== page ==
A friend of mine recently decribed the oil-for-food scandal as feeling to him a bit like Whitewater in the early days: the sheer volume of accusations makes it feel like there must be something going on, but it’s nearly impossible to get a handle on just who is accused of what sort of wrongdoing.
Now Slate provides a helpful guide to who did what. Note the conclusion:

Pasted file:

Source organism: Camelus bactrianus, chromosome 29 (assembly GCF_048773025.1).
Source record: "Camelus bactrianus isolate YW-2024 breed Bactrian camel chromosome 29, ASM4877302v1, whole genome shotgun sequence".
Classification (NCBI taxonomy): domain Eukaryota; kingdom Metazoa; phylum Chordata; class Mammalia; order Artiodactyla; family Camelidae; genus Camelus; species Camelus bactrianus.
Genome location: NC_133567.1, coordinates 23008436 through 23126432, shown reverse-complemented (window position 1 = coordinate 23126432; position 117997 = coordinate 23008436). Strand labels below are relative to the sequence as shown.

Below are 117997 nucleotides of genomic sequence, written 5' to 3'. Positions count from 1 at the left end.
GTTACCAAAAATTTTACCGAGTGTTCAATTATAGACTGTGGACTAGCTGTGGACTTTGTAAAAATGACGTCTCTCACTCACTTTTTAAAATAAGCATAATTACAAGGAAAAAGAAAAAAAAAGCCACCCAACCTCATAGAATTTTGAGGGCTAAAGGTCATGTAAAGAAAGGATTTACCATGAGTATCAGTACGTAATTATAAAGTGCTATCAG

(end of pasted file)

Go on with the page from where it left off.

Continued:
The program did save lives: Average daily calorie intake nearly doubled in Iraq from 1996 to 2002. And Saddam never reconstituted the nuclear weapons program that was the ostensible reason for last year’s invasion. The greatest tragedy of the oil-for-food program may be that, for all its Byzantine corruption, we never realized just how effective it was.